# Using NProbability[] or Probability[] to work out the probability of 3 or more Heads from 4 coin tosses

Is it possible to work out the probability of 3 or more Head from 4 coin tosses using the Probability or NProbability functions.

This is not a question about the trivial answer to this problem, it is more to get an understanding of how to solve this kind of problem with Mathematica using distributions.

So using 4 random variables from Distribution P

I was hoping something like this would do the trick, but it does not work. I get 0.

P = BernoulliDistribution[0.5];
vars = List[Distributed[a,P],Distributed[b,P],Distributed[c,P],Distributed[c,P]];
NProbability[Count[ {a,b,c,d}, 1] >= 3,  vars]

Any ideas would be greatly appreciated.

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Two errors there: c declared twice and d never and using Count instead of Total. –  Sjoerd C. de Vries Oct 19 '11 at 20:53
Perhaps @Sjoerd is being too polite. After his modifications the OP's code works –  belisarius Oct 20 '11 at 4:00
Ha! So it does. The double declaration was a copy paste error to the site. Using Total instead of Count did the trick. Many thanks guys. –  Bart Oct 20 '11 at 8:10
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## 2 Answers

Not an expert using Mma for statistics here, but this seems to work:

l = TransformedDistribution[
x + y + w + z, {x \[Distributed] BernoulliDistribution[0.5],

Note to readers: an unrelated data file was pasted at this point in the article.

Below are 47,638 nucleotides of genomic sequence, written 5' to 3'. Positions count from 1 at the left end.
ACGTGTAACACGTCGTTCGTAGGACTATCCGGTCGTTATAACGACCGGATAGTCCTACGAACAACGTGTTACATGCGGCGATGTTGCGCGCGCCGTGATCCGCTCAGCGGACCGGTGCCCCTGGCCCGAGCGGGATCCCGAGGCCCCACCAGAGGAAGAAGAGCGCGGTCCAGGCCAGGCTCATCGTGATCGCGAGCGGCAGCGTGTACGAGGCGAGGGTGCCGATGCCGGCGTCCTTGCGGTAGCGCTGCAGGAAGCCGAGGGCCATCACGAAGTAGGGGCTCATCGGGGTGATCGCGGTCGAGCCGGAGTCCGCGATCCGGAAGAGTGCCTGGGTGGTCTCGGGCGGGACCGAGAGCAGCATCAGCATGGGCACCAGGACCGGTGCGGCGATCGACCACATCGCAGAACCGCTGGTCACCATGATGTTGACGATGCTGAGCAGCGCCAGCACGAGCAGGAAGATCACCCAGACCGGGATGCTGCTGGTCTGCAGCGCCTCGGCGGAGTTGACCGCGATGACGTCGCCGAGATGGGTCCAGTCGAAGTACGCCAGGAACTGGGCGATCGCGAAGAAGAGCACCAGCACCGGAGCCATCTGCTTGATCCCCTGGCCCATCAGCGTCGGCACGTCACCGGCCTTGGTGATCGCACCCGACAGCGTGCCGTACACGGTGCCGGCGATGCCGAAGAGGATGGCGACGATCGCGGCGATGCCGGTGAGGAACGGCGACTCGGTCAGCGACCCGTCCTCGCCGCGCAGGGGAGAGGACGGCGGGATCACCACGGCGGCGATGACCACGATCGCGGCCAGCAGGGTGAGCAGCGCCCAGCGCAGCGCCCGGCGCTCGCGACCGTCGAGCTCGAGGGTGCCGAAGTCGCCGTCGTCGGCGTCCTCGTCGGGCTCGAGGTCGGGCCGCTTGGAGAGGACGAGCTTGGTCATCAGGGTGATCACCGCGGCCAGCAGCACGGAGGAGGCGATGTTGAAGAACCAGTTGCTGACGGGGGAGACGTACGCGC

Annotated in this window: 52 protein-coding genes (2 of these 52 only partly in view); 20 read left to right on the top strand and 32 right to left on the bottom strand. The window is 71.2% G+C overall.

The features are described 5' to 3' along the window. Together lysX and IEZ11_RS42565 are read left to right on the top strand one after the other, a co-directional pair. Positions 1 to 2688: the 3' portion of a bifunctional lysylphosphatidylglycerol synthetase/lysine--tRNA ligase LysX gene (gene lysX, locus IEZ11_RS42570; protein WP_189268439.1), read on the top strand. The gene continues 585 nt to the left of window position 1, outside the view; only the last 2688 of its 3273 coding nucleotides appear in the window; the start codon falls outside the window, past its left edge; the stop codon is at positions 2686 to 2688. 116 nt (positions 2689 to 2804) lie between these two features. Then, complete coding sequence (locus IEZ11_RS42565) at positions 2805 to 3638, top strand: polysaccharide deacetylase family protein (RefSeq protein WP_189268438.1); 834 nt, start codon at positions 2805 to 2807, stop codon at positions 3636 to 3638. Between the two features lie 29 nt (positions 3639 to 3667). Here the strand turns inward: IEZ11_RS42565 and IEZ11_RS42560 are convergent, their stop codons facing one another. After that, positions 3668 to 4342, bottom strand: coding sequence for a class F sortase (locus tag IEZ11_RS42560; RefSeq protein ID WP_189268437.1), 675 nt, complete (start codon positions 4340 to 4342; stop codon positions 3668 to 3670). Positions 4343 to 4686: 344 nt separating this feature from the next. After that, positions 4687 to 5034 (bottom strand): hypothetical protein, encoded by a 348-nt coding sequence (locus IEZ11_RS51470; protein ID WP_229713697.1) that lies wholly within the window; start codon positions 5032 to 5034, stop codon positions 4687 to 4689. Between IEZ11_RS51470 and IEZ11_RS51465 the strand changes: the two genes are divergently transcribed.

y \[Distributed] BernoulliDistribution[0.5],
z \[Distributed] BernoulliDistribution[0.5],
w \[Distributed] BernoulliDistribution[0.5]}];

Table[NProbability[x > i, x \[Distributed] l], {i, -1, 4}]
(*
{1, 0.9375, 0.6875, 0.3125, 0.0625, 0.}
*)
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Wow. Thanks so much! Explained it perfectly :) –  Bart Oct 19 '11 at 12:31
At the mma tech conference right now with leonid. We don't have much tine doing anything else. –  Sjoerd C. de Vries Oct 20 '11 at 20:15
@Sjoerd Conference? With or without beer? –  belisarius Oct 20 '11 at 21:08
We had a social yesterday where we could try the products of local brewery. Leonid made us miss the last bus back, but Daniel was kind enough to being us back safe. –  Sjoerd C. de Vries Oct 20 '11 at 21:36
Of course, we talked a lot about you and mr wizard. You were missed. –  Sjoerd C. de Vries Oct 20 '11 at 21:37
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In[10]:= Probability[a + b + c + d >= 3, vars]

Out[10]= 0.3125

Coin flipping is easier described with a BinomialDistribution:

In[12]:= Probability[m >= 3, m \[Distributed] BinomialDistribution[4, 0.5]]

Out[12]= 0.3125
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Yes that is a lot cleaner. I did notice the TransformedDistribution as suggested by belisarius gets evaluated to BinomialDistribution. Thankyou :) –  Bart Oct 20 '11 at 0:51
@Bart I thought you did that on purpose because you wanted to know how to add random vars! Ha! Silly me. –  belisarius Oct 20 '11 at 2:27
@belisarius I did want to know how to add random vars and not just this yoy coin flip problem. So it being evaluated to a BinomialDist is just an interesting point in this particular case. What you provided is what really I wanted, a general understanding of how do these kinds of calculations. So you were spot on! :) –  Bart Oct 20 '11 at 8:01
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